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Impact of Plant Cycling on Availability

[+] Author Affiliations
Nikhil Kumar, Michael C. Liu

Intertek AIM, Sunnyvale, CA

Maria Ouellette, Kurt Miller

Portland General Electric Company, Portland, OR

Paper No. POWER2015-49359, pp. V001T08A002; 7 pages
  • ASME 2015 Power Conference collocated with the ASME 2015 9th International Conference on Energy Sustainability, the ASME 2015 13th International Conference on Fuel Cell Science, Engineering and Technology, and the ASME 2015 Nuclear Forum
  • ASME 2015 Power Conference
  • San Diego, California, USA, June 28–July 2, 2015
  • Conference Sponsors: Power Division
  • ISBN: 978-0-7918-5660-4
  • Copyright © 2015 by ASME


Evidence is mounting that power plant cycling is causing significant additional wear and tear on the units. However, the effects of this additional wear and tear on future maintenance costs, production cost, and equivalent forced outage rate (EFOR) are not accurately quantified at the present time. For example, units that were originally designed for base load operation are now being cycled by many utilities. Typically, such units experience long-term decreases in availability and significantly increased maintenance and capital equipment expenditures because several materials degradation phenomena (creep, fatigue, creep-fatigue interaction, etc.) are accelerated by increased cycling.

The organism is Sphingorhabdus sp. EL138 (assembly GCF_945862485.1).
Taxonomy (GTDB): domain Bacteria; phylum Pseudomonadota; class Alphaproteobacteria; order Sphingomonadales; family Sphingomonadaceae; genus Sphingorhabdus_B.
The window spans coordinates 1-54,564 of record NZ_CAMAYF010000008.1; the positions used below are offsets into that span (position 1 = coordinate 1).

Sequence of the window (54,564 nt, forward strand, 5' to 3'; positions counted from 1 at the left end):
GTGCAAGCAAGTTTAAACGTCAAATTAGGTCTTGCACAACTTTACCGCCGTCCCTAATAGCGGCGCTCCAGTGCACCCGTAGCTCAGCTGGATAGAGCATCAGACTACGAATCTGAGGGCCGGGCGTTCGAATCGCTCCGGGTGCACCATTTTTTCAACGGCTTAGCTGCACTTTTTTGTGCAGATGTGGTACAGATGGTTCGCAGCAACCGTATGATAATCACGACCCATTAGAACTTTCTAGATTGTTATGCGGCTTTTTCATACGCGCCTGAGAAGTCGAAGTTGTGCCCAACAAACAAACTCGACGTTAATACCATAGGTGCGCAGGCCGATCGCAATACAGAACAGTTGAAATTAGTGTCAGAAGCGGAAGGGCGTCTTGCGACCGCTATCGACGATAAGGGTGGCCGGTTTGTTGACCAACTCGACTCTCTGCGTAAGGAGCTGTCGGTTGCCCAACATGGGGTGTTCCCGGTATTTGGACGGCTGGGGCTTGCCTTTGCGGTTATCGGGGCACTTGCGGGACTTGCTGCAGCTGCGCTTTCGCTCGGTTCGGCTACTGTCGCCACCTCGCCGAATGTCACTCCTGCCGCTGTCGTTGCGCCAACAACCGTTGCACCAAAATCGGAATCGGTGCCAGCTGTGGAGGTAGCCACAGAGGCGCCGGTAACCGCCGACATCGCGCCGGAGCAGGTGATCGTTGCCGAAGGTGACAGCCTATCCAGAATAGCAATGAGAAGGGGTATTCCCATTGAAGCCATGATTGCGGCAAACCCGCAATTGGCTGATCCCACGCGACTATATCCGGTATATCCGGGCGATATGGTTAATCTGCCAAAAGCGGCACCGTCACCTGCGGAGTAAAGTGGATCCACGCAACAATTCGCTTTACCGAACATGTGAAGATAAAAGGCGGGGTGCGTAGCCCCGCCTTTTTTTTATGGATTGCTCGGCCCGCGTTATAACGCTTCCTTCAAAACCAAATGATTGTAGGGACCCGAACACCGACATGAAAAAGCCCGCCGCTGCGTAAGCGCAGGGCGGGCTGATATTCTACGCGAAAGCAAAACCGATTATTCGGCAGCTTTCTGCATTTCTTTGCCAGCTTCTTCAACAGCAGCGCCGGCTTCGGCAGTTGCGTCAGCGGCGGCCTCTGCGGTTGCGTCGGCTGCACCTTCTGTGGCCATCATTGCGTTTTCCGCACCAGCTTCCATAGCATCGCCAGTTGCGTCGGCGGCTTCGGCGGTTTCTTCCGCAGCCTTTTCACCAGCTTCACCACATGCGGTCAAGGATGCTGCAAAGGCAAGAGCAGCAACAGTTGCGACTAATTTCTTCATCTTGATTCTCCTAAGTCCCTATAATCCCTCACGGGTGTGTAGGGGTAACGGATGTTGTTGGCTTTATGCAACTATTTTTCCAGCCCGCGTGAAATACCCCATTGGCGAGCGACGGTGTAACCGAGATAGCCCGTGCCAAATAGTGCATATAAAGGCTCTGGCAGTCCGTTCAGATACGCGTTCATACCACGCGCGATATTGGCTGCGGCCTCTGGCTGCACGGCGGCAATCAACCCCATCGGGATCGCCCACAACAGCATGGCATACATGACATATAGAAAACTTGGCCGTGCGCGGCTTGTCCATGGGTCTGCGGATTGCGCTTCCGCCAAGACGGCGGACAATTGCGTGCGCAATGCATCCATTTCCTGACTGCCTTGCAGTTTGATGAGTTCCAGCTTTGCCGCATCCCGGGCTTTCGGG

The authors will present results of several hundred studies, which highlight the impacts of plant cycling events on short and long term plant availability. The paper will also show the impact of plant cycling design, annual capital and operating expenses which can have a direct impact on plant availability.

Copyright © 2015 by ASME



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